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Poker Blog established in 2003 as the first stop for poker news, poker stories, and bad poker advice.

November 14, 2005

Card Dead Tilt

by G-Rob

My last two sessions have both been losers. I've had a helluva run in live play and simple variance was bound to smack me. But, if I'm being honest, the biggest drain is my own fault. At the big game on Monday, I dropped two buyins, then two more Thursday night. On both nights I was completely card dead, but that's only part of the problem.

More often than not, I can handle a bad beat. Beat beats, even in big tournaments are things we can recover from. I know that. Over time, they hurt me much less than before. But that doesn't mean I don't tilt.

Last week, I had C-D-T : Card Dead Tilt.


It's pretty damn obvious really. After a night of crappy pre-flop hands we are...card dead. But CDT requires more than that. I have to add that because inevitibly someone will remind me that a great player doesn't NEED great hands. For CDT the table needs to be just right.

For example :

The Big Game is extremely loose, with at least two players who may actually DEFINE the "calling station". There's plenty of money on the table for a player with a VERY TIGHT aggressive style. Actually, a player who just peddles the nuts will make a killing over time. But what happens if you never HAVE the nuts? Enter CDT.

Beyond that, by simple statistical law, you're bound to find some big pre-flop raising hands during a few hours of play. Remember at this NO LIMIT game, half the table will call almost ANY pre-flop raise. Again, that's perfect for pushing monsters, but deadly if the flop is a brick. Simple continuation bets won't work, and even a re-raise on what you know is an opponents weak bet, will almost always be called. So, not only do we need a strong pre-flop hand, but we must also hit the flop hard.

In my normal NL play, I love raising a limped pot with hands like middle suited connectors. But at this game the flop is crucial.

In my normal NL play, I'll almost always fire a strong bet at an ace-high flop with pocket kings. (You know all this of course.) But, at this game anyone with any ace is in it to the end. Danger lurks.


Probably the first sign of CDT is the nagging questions within. I went to the Big Game determined to play tight. But after folding garbage for 2 solid hours, and missing flops for at least 2 more, I started to wonder if I was playing TOO tight. At this game, I wasn't, but I started to wonder if second- or third-best hands were good at a table where 2nd pair was winning big pots.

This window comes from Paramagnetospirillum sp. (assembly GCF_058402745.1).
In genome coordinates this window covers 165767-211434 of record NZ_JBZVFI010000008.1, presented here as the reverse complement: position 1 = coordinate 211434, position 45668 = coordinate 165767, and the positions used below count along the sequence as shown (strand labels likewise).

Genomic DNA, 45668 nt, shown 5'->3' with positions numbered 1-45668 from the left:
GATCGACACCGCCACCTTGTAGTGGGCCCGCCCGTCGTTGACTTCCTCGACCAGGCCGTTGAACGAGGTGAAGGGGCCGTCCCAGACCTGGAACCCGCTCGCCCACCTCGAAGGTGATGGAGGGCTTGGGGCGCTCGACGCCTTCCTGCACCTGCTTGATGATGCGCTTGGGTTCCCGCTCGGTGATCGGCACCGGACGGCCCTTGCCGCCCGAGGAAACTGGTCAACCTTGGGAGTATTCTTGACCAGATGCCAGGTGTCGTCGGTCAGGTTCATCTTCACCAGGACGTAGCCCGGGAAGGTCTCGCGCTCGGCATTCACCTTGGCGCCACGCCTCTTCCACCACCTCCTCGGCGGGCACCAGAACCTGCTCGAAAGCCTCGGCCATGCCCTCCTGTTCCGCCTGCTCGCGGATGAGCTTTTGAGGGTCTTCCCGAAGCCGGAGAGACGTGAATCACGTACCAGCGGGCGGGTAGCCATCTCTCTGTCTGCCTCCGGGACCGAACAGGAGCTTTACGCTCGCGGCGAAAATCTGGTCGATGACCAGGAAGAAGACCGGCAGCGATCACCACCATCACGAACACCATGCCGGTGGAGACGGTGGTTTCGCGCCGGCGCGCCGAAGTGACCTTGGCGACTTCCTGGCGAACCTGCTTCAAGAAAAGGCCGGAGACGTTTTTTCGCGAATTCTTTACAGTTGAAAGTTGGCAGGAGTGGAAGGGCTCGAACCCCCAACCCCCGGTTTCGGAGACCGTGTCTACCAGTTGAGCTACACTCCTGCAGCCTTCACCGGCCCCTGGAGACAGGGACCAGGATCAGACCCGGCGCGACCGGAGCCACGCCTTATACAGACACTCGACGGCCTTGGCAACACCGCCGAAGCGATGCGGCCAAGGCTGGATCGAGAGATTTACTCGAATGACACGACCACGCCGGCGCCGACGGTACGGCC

Then, I started doubting my pre-flop play. After watching all of my strong starters run into a wall of flopped bricks, it made me more reluctant to fire at all. Why bother raising if it will only cost me more in the end?

We've all had this night, sometimes they come in bunches, where there isn't a hand worth a showdown all night.

I've always wondered why great sports teams sometimes squeak past vastly inferior competition. They play down to the level of their opponent. I think CDT forces that too. We see every pot played in less-than-optimal fashion, and if we can't get involved in the play....we start donking away too.

Which brings me to the second telltale sign.


Here's another seemingly obvious concept. If you're bored at a poker game, GET UP!

Folks, we all know, after traveling to your game, or bothering to assemble it if it's at home, you want to PLAY poker. But sometimes you just can't play what you're dealt at the table. Bored players will open up and gamble...make decisions they KNOW they shouldn't because they just want to play cards.

At the Big Game, Monday Night Football was on. Once I started getting bored I SHOULD have stood up, gone to the couch and watched the game for a few. Instead, I opened up the hand selection, made silly plays, and lost money.

Look for CDT the next time you play, dear reader. You'll find it. Don't say you weren't warned.

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